be_ixf;ym_201909 d_20; ct_50

Doctors talking about dental implants

Were people living thousands of years ago concerned with their smiles? Maybe not. There were no photographers encouraging people to say “cheese” as they snapped their photos at weddings and family reunions. A full set of teeth was necessary for proper chewing, of course. Survival may have even depended on it. For those of us living in the 21st century, an attractive appearance, and the ability to eat the foods we love, are equally important. Dental implants make both of these things possible. 

Some form of artificial teeth have been around for centuries. Fortunately, there have been many advances in dental implant technology since these early days in dental hygiene history.

Ancient Dental Dilemmas

Four thousand years ago, the people of ancient China understood the value of a working set of teeth. Enough so that they improvised their own versions using pegs of the woody bamboo plant. It’s not hard to imagine the pain and discomfort this may have caused these ancients chewers. 

About one thousand years later, metal implants were used in Egypt, likely only among royalty. When archaeologists excavated the body of an Eygyptian king, a copper peg was discovered attached to his jawbone. Whether this was done to improve his chewing in his mortal life or added to assist in the afterlife is not known, but the need was recognized and a solution was found.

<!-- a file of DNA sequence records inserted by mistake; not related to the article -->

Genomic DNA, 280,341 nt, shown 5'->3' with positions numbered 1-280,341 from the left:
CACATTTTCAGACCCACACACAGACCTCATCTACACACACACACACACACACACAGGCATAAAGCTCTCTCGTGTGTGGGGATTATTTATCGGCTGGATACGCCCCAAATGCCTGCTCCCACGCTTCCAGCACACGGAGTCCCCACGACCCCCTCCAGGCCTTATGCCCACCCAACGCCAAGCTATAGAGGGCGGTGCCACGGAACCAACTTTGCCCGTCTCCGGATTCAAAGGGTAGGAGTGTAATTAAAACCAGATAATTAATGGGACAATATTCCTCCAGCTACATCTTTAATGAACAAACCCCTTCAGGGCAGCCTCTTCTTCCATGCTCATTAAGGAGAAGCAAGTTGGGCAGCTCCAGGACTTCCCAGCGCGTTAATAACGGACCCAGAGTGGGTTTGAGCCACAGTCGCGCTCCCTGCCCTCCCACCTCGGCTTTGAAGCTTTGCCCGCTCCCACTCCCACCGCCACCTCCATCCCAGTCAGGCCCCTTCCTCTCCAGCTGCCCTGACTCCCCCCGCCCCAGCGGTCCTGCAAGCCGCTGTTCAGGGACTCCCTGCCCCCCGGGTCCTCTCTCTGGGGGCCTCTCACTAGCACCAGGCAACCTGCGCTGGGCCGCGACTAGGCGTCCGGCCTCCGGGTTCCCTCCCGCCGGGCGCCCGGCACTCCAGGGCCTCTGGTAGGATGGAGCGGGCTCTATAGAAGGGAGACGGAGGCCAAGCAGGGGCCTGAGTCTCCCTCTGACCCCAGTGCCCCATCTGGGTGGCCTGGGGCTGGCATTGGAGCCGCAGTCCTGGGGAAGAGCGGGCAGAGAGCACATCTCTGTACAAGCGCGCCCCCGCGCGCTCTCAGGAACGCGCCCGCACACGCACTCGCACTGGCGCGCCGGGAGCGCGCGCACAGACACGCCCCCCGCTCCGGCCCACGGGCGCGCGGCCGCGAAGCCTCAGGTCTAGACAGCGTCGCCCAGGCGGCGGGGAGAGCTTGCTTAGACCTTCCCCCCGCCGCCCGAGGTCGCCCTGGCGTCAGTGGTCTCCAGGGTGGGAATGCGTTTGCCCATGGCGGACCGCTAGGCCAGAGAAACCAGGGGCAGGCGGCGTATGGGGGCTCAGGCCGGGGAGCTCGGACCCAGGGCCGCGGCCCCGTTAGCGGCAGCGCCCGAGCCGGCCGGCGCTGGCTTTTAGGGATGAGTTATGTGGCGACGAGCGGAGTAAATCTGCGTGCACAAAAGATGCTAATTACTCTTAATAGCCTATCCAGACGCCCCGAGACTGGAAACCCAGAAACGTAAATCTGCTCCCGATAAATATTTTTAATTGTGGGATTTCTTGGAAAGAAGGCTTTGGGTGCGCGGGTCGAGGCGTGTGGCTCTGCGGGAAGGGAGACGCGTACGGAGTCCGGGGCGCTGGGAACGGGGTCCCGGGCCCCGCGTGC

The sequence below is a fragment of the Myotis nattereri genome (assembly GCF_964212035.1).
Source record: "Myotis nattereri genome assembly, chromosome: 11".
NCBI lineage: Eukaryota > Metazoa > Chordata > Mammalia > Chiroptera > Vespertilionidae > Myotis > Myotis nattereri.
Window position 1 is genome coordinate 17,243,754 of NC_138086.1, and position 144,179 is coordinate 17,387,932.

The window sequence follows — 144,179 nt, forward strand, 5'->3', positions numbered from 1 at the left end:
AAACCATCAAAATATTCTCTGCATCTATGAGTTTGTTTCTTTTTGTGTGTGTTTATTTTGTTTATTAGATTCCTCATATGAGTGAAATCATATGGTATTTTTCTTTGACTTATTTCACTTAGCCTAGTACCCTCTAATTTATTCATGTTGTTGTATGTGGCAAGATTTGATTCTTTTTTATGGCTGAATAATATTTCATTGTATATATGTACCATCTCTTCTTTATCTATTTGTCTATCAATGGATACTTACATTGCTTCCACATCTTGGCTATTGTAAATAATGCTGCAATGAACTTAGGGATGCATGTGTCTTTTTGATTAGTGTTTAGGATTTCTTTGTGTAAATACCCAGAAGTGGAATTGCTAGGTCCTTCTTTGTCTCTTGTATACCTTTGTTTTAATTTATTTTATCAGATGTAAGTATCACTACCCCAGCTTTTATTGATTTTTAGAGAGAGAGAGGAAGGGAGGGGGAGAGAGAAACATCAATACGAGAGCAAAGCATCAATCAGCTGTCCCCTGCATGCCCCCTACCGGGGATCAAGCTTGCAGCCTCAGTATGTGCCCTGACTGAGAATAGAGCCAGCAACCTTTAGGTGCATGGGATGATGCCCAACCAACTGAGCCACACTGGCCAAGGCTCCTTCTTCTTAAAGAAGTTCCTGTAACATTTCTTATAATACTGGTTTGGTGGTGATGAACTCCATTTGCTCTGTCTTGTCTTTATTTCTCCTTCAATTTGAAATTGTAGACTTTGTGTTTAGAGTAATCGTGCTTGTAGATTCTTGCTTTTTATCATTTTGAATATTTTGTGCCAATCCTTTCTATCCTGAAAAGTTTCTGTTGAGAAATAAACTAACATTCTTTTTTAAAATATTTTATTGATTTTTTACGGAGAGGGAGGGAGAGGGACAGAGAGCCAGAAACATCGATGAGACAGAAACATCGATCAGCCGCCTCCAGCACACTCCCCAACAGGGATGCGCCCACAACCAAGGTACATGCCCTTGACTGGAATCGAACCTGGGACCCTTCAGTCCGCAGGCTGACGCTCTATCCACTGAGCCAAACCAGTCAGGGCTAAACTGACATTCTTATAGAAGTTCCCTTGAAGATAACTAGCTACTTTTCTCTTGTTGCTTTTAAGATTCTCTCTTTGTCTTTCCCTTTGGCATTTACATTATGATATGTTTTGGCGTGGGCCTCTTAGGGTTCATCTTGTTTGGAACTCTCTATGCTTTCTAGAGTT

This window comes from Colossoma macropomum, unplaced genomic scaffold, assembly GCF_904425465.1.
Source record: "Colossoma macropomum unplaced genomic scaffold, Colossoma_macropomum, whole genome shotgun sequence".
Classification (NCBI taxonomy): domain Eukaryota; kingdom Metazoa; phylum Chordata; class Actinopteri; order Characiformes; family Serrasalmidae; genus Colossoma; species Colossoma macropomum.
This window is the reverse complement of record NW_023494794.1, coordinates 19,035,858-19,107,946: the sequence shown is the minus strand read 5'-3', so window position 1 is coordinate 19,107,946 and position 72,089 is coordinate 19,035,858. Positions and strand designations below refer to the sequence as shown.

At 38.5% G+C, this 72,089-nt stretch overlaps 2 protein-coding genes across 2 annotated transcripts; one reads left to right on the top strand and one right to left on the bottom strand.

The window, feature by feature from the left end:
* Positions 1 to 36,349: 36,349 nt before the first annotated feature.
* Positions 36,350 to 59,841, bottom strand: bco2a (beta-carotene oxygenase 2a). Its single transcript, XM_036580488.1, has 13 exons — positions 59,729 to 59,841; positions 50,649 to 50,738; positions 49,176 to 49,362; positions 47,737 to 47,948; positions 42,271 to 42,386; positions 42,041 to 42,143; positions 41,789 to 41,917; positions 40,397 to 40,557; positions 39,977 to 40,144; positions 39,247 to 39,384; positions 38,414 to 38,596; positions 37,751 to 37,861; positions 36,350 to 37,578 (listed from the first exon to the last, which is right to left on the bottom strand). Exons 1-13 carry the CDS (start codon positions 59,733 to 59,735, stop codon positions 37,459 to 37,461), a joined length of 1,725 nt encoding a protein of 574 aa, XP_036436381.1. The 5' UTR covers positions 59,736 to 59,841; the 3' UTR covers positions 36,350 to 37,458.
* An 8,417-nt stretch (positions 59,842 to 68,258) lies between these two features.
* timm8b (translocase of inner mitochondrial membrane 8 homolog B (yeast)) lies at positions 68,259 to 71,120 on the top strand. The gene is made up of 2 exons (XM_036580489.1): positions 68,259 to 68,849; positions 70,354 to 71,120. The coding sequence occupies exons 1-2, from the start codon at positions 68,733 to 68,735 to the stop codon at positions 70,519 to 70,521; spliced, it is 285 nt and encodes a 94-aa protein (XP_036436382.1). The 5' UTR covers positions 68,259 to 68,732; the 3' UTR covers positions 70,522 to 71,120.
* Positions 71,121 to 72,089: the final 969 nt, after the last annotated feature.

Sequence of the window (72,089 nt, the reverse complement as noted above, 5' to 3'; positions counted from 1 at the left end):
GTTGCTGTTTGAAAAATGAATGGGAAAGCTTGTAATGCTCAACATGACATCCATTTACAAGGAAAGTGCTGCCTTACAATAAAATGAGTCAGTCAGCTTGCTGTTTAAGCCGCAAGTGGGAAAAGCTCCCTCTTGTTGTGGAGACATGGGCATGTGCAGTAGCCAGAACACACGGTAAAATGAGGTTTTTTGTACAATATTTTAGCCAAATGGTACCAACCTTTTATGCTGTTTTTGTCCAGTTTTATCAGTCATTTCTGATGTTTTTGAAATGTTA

Archaeologists have discovered prosthetics made from metal, gemstones, even seashells. This may have been done for fashion, as seashells hardly seem strong enough to eat with. Attaching these artificial teeth was no doubt a painful proposition. Some form of anesthetic may have been used on these early dental patients. 

Animal teeth were also used as dental implants, as well as teeth from fellow humans. It’s best not to think about whether these early teeth donors did so willingly.

Dental Implants Surgery Evolves

In the mid 17th century, replacement teeth were taken from the recently deceased in a practice that sometimes involved grave robbing. Luckily, much more legitimate, and less creepy, means of tooth replacement were to come. 

In the early 1800s, an Italian medical school graduate performed the first implant which used the jawbone as an anchor. A gold tube was inserted into the extraction cavity of a pioneering dental patient. Not long after the surrounding gums healed and the crown was added, painful inflammation developed. It was not a success and a better solution was necessary.

The key to a successful implant lies in the proper, safe fusion of the prosthetic with the jawbone. This would come in the mid 20th century when an orthopedic surgeon successfully fused a titanium tube to a rabbit’s femur bone. It would be another decade or so before this procedure was performed in the jawbone of a willing human.

Advances in Dental Implant Technology 

We’ve come a long way since bamboo choppers! Today, dental centers like Eon Clinics employ highly-trained teams of oral surgeons and prosthodontists. These dental professionals work with well-trained staff members where they put their cutting-edge technology to use in in-house labs. This creates a one-stop shop for all dental implant needs at clinics throughout Chicagoland and in southern Wisconsin and northwest Indiana. 

From single and multiple tooth to full jaw all-on-4 dental implants, Eon Clinics helps patients enjoy eating and smiling again. Find out how dental implants can improve your life. Schedule a free consultation online today or call us at (844) 365-7645.